STEM Coursework for the Students of Tomorrow
Teaching the students of tomorrow STEM course work is a critically important activity. In an independent study, sponsored by The Council on Foreign Relations, finds the K-12 school systems are failing to prepare students to grow up and protect the U.S. There is a concern that “we don’t have enough professionals who are capable in the STEM fields: science, technology, engineering and math,” said former Secretary of Education Margaret Spellings, a member of the council’s task force that wrote the report, titled “U.S. Education Reform and National Security.”
According to a Fox News report written on April 12, 2012, there are critical areas of concern to national security: threats to economic growth and competitiveness, U.S. physical safety, Intellectual property, U.S. global awareness, and U.S. unity and cohesion. Sadly, the news article also stated that “there is no difference between black and white, rich and poor, when it comes to American schools’ failure to teach skills that could eventually be lifesaving.”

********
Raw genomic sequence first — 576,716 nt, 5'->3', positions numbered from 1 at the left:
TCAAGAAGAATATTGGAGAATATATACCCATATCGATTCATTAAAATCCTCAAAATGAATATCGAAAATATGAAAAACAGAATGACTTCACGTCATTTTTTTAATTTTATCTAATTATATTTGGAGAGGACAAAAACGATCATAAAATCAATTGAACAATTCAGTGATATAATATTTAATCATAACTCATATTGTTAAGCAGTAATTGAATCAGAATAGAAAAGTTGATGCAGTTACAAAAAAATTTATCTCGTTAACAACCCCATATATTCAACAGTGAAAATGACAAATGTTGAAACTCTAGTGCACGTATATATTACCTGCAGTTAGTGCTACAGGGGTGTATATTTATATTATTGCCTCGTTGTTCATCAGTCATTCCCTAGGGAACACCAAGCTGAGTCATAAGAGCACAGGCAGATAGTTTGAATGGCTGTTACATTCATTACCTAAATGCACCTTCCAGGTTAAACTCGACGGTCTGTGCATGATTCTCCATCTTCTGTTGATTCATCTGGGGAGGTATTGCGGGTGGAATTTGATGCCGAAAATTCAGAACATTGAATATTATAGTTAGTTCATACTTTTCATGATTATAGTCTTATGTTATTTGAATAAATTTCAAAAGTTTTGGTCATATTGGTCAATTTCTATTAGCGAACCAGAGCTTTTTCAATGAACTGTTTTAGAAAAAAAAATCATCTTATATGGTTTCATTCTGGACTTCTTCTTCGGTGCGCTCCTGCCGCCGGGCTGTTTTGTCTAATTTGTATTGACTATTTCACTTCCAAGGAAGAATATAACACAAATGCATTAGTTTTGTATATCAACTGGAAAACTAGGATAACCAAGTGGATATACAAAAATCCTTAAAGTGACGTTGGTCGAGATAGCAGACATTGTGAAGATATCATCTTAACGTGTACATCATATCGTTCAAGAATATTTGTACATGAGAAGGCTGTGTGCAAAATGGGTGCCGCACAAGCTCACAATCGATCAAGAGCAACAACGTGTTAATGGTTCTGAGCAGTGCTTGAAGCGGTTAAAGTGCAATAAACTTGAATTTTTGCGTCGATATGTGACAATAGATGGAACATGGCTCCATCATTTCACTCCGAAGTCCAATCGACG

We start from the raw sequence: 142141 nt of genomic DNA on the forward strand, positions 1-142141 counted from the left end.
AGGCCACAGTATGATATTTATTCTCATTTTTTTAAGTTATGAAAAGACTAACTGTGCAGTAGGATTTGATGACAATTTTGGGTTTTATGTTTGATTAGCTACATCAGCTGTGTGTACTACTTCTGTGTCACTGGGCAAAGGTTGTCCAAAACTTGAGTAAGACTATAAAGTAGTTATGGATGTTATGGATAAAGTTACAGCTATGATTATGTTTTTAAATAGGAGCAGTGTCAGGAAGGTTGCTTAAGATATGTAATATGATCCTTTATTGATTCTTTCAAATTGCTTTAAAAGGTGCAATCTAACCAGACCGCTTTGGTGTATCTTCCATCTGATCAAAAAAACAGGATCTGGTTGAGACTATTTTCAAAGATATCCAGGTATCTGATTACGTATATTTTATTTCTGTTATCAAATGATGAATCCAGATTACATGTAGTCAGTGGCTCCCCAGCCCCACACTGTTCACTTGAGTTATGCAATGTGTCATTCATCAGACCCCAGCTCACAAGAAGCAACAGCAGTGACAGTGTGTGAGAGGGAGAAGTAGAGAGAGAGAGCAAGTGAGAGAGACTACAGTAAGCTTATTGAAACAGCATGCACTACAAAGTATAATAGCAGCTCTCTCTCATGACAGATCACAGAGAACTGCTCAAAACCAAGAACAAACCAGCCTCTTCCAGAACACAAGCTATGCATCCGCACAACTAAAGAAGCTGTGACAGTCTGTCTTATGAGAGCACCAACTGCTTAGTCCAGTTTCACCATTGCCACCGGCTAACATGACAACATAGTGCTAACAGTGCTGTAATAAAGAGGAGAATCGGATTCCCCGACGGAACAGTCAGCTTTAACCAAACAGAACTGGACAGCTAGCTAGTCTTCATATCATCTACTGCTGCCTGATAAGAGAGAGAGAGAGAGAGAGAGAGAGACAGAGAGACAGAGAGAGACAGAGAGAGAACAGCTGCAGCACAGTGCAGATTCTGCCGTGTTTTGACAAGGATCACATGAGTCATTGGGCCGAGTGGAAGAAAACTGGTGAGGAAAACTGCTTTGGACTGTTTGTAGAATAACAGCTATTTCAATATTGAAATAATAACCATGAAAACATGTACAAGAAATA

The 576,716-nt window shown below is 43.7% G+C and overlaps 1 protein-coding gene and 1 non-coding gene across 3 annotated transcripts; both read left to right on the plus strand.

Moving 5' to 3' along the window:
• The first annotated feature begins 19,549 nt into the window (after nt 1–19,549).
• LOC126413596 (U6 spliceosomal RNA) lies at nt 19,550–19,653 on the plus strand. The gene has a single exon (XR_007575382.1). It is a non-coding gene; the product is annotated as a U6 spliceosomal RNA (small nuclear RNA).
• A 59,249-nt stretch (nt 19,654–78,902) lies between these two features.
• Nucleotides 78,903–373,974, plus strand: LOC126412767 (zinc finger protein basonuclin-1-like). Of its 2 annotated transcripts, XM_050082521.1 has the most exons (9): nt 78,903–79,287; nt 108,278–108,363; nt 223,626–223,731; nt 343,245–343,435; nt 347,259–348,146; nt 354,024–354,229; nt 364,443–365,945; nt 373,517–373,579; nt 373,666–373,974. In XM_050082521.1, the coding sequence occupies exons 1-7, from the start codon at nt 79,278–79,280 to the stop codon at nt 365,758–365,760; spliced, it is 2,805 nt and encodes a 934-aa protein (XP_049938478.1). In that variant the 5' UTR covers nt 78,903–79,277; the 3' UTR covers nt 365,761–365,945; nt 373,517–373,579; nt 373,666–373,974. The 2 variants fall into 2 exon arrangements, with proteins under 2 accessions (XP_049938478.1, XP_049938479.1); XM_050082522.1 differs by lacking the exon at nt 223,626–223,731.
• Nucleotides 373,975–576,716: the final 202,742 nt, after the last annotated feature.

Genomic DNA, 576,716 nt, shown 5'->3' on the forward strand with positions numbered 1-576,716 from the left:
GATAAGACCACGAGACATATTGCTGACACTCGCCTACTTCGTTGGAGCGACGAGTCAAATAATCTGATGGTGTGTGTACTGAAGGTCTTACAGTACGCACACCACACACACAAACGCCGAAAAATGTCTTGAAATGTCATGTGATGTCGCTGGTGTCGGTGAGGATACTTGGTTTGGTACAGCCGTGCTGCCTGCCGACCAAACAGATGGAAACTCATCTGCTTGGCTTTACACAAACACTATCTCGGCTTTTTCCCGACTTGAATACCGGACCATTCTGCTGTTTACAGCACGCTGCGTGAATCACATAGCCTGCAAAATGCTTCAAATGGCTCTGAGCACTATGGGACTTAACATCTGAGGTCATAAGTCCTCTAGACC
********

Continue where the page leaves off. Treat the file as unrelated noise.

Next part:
As teachers, we want to prepare our students to be the people most likely to succeed. It is important for us to embrace that the world is changing and our students need to be prepared for the future world that they will live in. We need to continue to explore ways to expand state standards to include more lessons necessary for safeguarding national security including science and language. Parents and students need to seek the programs that will best help their student to fill jobs that will help our nation be protected in the future. As teachers, all content classrooms need to support STEM course work.